Photos: Richard Ecclestone
In 1986, Streetly Electronics went out of business, bringing to an end one of the most important chapters in modern music. Streetly were the manufacturers of the Mellotron, the invention of which ushered in the eras of psychedelia, art rock and progressive rock, all of which are, in one form or another, still with us today. Depending on your age and taste, you may wish to dismiss the Beatles, the Moody Blues, Genesis and Yes, but you can't ignore the fact that Mellotrons are still among the most highly regarded of electronic keyboards, sought after by almost every band that wants to step a little beyond the basics.
As a consequence, even the smallest Mellotrons, the Model 400s, now command prices in the region of £3000. As for the larger models — the Mk1, Mk2 and M300 — don't ask; if you need to know the price, you probably can't afford one. But all have one thing in common: rarity. If you don't own a vintage Mellotron already, the chances are that you never will. But does this mean that the Mellotron is destined to disappear, remembered only on old LPs and in bastardised form in sample libraries? Happily, no. A new generation of Mellotrons is alive and well and, just as before, its parents live near Birmingham. This is its story.
The men behind the rebirth of the Mellotron are Martin Smith, John Bradley (the son of Les Bradley, who helped to develop the original) and Norm Leete.
Recognising the resurgence of interest in the Mellotron in the early 1990s, Smith was the force behind the 1993 Mellotron tribute album, Rime Of The Ancient Sampler, which featured tracks from luminaries such as Mike Pinder (the Moody Blues), Woolly Wolstenholme (Barclay James Harvest), David Cross (King Crimson), Nick Magnus (the Steve Hackett Band), Ken Freeman and, umm... yours truly. The following year, he and Bradley set up Mellotron Archives UK on a part-time basis to provide service and support to Mellotron owners, and to supply new tape frames for existing machines.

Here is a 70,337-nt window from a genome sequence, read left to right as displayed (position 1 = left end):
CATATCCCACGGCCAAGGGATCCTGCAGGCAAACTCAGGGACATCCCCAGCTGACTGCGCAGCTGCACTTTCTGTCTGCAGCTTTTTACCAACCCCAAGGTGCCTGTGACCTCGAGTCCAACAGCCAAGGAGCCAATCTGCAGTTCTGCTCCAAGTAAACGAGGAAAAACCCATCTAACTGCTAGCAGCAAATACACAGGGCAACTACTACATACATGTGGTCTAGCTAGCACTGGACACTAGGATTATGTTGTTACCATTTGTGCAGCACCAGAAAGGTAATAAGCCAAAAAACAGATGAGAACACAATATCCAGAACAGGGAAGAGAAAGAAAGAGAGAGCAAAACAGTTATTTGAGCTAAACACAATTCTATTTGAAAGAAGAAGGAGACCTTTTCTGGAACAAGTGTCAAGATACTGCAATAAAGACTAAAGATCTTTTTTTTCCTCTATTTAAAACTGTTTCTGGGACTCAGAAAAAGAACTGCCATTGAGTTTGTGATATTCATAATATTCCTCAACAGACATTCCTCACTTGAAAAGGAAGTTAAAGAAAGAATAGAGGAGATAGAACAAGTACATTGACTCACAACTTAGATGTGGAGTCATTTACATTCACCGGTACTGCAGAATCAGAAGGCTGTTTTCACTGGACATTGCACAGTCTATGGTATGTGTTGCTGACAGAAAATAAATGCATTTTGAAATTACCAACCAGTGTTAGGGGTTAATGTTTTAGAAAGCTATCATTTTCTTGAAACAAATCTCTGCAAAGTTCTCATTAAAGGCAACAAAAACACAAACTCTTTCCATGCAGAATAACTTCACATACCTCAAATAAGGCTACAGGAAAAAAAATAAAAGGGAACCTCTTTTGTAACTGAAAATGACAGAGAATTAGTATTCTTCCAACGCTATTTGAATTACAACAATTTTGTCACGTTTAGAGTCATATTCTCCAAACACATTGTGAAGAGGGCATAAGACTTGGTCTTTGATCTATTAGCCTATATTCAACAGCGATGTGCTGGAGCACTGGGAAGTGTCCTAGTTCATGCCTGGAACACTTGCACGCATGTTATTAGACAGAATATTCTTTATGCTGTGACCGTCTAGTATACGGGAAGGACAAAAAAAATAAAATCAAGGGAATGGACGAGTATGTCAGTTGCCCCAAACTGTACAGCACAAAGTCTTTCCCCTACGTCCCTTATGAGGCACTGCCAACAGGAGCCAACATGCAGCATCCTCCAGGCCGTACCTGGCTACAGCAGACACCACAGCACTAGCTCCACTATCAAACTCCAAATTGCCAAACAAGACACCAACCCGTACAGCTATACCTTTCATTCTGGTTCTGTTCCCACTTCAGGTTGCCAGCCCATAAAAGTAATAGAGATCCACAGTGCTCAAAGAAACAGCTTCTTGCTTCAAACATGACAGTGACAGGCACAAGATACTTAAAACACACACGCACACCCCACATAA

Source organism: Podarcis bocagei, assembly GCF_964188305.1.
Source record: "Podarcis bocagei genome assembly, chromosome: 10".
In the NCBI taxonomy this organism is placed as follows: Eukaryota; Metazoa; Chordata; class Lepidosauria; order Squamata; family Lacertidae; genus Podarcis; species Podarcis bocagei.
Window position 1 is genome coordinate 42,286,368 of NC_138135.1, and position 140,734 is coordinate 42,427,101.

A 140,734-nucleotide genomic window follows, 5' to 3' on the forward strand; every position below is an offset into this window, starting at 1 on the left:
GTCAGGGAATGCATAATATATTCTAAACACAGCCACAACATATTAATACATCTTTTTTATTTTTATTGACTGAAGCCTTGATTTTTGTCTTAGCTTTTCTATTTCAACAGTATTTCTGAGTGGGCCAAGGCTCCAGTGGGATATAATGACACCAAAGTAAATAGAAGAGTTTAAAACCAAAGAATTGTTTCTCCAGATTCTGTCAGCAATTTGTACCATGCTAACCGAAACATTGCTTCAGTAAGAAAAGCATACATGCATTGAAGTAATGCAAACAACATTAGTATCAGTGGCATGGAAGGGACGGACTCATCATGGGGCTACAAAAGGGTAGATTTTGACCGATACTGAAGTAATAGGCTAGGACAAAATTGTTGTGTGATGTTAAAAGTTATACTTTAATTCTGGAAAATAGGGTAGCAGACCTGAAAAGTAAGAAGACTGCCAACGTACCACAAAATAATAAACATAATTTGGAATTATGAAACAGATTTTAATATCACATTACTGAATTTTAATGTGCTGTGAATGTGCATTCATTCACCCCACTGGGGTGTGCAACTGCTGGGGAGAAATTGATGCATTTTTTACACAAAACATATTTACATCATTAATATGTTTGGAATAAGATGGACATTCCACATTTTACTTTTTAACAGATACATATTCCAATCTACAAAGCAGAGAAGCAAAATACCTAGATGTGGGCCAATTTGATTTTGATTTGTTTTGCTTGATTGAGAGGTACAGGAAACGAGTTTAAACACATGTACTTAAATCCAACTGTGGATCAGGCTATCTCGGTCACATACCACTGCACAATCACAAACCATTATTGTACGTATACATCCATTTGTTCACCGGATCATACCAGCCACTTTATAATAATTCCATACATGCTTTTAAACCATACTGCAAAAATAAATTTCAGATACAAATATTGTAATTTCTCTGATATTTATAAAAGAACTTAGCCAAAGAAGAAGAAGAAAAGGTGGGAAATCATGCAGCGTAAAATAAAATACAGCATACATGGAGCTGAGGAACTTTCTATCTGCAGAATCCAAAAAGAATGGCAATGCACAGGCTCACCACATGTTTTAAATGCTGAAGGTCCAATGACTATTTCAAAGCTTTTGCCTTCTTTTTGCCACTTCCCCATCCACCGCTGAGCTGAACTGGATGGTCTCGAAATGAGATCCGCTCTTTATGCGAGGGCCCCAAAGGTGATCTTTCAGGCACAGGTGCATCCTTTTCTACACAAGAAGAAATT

In 1997, Les Bradley died, whereupon Smith and John Bradley decided to ditch their day jobs, readopt the Streetly Electronics name and, in their own words, "give it a go". For 10 years, they survived by refurbishing machines for existing owners, refurbishing machines to sell to new owners, and by making tapes and tape frames.
In 2002, Swedish enthusiast Markus Resch brought out a modified reproduction of the Model 400, which he called the Mk6 (see SOS, August 2002), and he sells a small number worldwide. Similarly, in 2005, Streetly manufactured a one-off glass M400 'Skellotron' and another, less transparent, M400 on legs. But Smith and Bradley realised that this was not where the market lay; bespoke instruments were too time-consuming to build and therefore too expensive to appeal to a wide market. At this point, I'll let Martin Smith take up the story...
"About three years ago I looked at the order book and at the diminishing availability of machines that we could obtain to restore, and I realised that if we didn't do something quickly, we may have had a business on paper, but we wouldn't have had any stock, and we couldn't survive on servicing and building tape frames. What's more, I don't think that we've ever made a profit out of restoring Mk2s because they always take too long. It's wonderful to rebuild the Mellotron that George Harrison left in his shed for 30 years, or Paul McCartney's Abbey Road machine, but they take so much time. And then, when you think you've finished one, you fire it up, listen, and hear more faults, so you have to take it apart and start again. So we thought about putting Model 400s back into production. Unfortunately, Markus had already brought out his Mk6, which, despite its incompatibility with existing Mellotrons and Novatrons, is a fairly accomplished machine.
"We then thought about building Mk2s, but this would have been horrendously expensive and, as John and I discussed things, the concept turned into a single-manual machine with the Mk2's cycling mechanism. Then we realised that this would make the new instrument incompatible with M400s and Novatrons. This was an important point; we wanted it to be compatible so that the old and the new could share frames and spare parts. But, at the same time, the new instrument had to put the 'wow!' factor back into Mellotrons."
How Does A Mellotron Work?